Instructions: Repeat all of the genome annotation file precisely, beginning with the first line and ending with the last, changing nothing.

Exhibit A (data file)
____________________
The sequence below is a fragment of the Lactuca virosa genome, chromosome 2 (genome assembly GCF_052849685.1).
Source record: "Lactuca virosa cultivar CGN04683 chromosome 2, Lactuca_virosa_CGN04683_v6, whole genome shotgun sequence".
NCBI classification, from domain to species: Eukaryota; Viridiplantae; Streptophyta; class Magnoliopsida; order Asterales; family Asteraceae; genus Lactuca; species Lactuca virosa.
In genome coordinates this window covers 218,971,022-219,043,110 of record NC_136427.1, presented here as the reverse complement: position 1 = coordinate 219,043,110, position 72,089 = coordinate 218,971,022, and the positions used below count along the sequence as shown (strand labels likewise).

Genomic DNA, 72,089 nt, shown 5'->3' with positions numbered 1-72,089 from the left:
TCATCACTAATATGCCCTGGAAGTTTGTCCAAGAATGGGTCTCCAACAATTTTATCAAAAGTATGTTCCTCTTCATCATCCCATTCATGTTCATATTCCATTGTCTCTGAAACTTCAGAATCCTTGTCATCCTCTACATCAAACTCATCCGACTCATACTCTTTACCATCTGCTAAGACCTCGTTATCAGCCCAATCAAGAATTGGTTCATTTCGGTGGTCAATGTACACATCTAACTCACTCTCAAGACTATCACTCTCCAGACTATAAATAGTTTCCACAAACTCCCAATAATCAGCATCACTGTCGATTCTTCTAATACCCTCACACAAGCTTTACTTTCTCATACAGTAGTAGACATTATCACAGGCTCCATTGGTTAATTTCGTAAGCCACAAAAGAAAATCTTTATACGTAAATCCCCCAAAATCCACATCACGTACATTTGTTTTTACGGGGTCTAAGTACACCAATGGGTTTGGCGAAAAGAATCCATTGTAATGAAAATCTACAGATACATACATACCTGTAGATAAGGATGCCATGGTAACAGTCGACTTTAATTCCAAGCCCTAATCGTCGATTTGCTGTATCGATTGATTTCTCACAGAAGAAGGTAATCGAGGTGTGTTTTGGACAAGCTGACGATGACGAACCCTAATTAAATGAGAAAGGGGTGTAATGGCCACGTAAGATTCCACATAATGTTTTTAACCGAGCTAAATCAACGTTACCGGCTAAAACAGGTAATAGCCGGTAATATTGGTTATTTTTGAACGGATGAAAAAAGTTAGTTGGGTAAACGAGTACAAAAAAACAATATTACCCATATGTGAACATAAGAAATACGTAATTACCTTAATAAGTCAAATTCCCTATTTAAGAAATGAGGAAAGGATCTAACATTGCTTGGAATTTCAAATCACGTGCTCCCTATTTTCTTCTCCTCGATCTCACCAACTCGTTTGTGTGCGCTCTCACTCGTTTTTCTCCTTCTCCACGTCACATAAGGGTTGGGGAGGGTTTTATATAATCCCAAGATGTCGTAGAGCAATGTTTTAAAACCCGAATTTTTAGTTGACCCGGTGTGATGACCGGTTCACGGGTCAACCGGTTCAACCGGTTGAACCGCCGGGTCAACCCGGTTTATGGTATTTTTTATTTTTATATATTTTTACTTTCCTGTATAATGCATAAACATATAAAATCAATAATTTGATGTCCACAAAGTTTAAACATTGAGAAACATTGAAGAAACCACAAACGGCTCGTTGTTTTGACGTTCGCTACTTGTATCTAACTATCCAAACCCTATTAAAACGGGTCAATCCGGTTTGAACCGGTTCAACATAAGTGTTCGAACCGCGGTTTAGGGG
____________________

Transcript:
The sequence below is a fragment of the Lactuca virosa genome, chromosome 2 (genome assembly GCF_052849685.1).
Source record: "Lactuca virosa cultivar CGN04683 chromosome 2, Lactuca_virosa_CGN04683_v6, whole genome shotgun sequence".
NCBI classification, from domain to species: Eukaryota; Viridiplantae; Streptophyta; class Magnoliopsida; order Asterales; family Asteraceae; genus Lactuca; species Lactuca virosa.
In genome coordinates this window covers 218,971,022-219,043,110 of record NC_136427.1, presented here as the reverse complement: position 1 = coordinate 219,043,110, position 72,089 = coordinate 218,971,022, and the positions used below count along the sequence as shown (strand labels likewise).

Genomic DNA, 72,089 nt, shown 5'->3' with positions numbered 1-72,089 from the left:
TCATCACTAATATGCCCTGGAAGTTTGTCCAAGAATGGGTCTCCAACAATTTTATCAAAAGTATGTTCCTCTTCATCATCCCATTCATGTTCATATTCCATTGTCTCTGAAACTTCAGAATCCTTGTCATCCTCTACATCAAACTCATCCGACTCATACTCTTTACCATCTGCTAAGACCTCGTTATCAGCCCAATCAAGAATTGGTTCATTTCGGTGGTCAATGTACACATCTAACTCACTCTCAAGACTATCACTCTCCAGACTATAAATAGTTTCCACAAACTCCCAATAATCAGCATCACTGTCGATTCTTCTAATACCCTCACACAAGCTTTACTTTCTCATACAGTAGTAGACATTATCACAGGCTCCATTGGTTAATTTCGTAAGCCACAAAAGAAAATCTTTATACGTAAATCCCCCAAAATCCACATCACGTACATTTGTTTTTACGGGGTCTAAGTACACCAATGGGTTTGGCGAAAAGAATCCATTGTAATGAAAATCTACAGATACATACATACCTGTAGATAAGGATGCCATGGTAACAGTCGACTTTAATTCCAAGCCCTAATCGTCGATTTGCTGTATCGATTGATTTCTCACAGAAGAAGGTAATCGAGGTGTGTTTTGGACAAGCTGACGATGACGAACCCTAATTAAATGAGAAAGGGGTGTAATGGCCACGTAAGATTCCACATAATGTTTTTAACCGAGCTAAATCAACGTTACCGGCTAAAACAGGTAATAGCCGGTAATATTGGTTATTTTTGAACGGATGAAAAAAGTTAGTTGGGTAAACGAGTACAAAAAAACAATATTACCCATATGTGAACATAAGAAATACGTAATTACCTTAATAAGTCAAATTCCCTATTTAAGAAATGAGGAAAGGATCTAACATTGCTTGGAATTTCAAATCACGTGCTCCCTATTTTCTTCTCCTCGATCTCACCAACTCGTTTGTGTGCGCTCTCACTCGTTTTTCTCCTTCTCCACGTCACATAAGGGTTGGGGAGGGTTTTATATAATCCCAAGATGTCGTAGAGCAATGTTTTAAAACCCGAATTTTTAGTTGACCCGGTGTGATGACCGGTTCACGGGTCAACCGGTTCAACCGGTTGAACCGCCGGGTCAACCCGGTTTATGGTATTTTTTATTTTTATATATTTTTACTTTCCTGTATAATGCATAAACATATAAAATCAATAATTTGATGTCCACAAAGTTTAAACATTGAGAAACATTGAAGAAACCACAAACGGCTCGTTGTTTTGACGTTCGCTACTTGTATCTAACTATCCAAACCCTATTAAAACGGGTCAATCCGGTTTGAACCGGTTCAACATAAGTGTTCGAACCGCGGTTTAGGGG